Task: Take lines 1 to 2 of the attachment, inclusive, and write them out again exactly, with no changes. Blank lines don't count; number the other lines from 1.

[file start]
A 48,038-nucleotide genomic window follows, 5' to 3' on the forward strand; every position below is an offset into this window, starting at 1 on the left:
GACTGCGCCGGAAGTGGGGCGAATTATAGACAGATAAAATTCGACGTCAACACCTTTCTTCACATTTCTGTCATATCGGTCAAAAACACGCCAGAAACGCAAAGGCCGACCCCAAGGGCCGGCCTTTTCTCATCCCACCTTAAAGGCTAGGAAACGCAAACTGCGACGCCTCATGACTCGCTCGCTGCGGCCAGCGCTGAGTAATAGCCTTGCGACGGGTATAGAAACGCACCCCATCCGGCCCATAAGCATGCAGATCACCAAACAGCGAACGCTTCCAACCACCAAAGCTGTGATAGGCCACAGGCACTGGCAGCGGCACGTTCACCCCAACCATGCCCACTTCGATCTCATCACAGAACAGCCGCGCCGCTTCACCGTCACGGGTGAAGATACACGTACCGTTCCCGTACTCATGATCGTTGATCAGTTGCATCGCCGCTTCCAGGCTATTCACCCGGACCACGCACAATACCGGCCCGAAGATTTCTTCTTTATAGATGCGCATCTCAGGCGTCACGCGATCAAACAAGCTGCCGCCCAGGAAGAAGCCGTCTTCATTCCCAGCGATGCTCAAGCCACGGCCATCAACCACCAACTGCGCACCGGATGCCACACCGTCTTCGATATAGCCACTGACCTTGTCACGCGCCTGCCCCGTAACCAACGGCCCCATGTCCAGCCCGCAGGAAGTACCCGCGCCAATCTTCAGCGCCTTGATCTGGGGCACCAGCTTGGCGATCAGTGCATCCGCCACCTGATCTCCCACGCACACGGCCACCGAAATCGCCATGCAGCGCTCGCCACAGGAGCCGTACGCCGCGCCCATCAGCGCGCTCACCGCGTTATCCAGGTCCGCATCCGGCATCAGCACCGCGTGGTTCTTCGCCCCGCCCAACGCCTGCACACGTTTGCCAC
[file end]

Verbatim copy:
A 48,038-nucleotide genomic window follows, 5' to 3' on the forward strand; every position below is an offset into this window, starting at 1 on the left:
GACTGCGCCGGAAGTGGGGCGAATTATAGACAGATAAAATTCGACGTCAACACCTTTCTTCACATTTCTGTCATATCGGTCAAAAACACGCCAGAAACGCAAAGGCCGACCCCAAGGGCCGGCCTTTTCTCATCCCACCTTAAAGGCTAGGAAACGCAAACTGCGACGCCTCATGACTCGCTCGCTGCGGCCAGCGCTGAGTAATAGCCTTGCGACGGGTATAGAAACGCACCCCATCCGGCCCATAAGCATGCAGATCACCAAACAGCGAACGCTTCCAACCACCAAAGCTGTGATAGGCCACAGGCACTGGCAGCGGCACGTTCACCCCAACCATGCCCACTTCGATCTCATCACAGAACAGCCGCGCCGCTTCACCGTCACGGGTGAAGATACACGTACCGTTCCCGTACTCATGATCGTTGATCAGTTGCATCGCCGCTTCCAGGCTATTCACCCGGACCACGCACAATACCGGCCCGAAGATTTCTTCTTTATAGATGCGCATCTCAGGCGTCACGCGATCAAACAAGCTGCCGCCCAGGAAGAAGCCGTCTTCATTCCCAGCGATGCTCAAGCCACGGCCATCAACCACCAACTGCGCACCGGATGCCACACCGTCTTCGATATAGCCACTGACCTTGTCACGCGCCTGCCCCGTAACCAACGGCCCCATGTCCAGCCCGCAGGAAGTACCCGCGCCAATCTTCAGCGCCTTGATCTGGGGCACCAGCTTGGCGATCAGTGCATCCGCCACCTGATCTCCCACGCACACGGCCACCGAAATCGCCATGCAGCGCTCGCCACAGGAGCCGTACGCCGCGCCCATCAGCGCGCTCACCGCGTTATCCAGGTCCGCATCCGGCATCAGCACCGCGTGGTTCTTCGCCCCGCCCAACGCCTGCACACGTTTGCCAC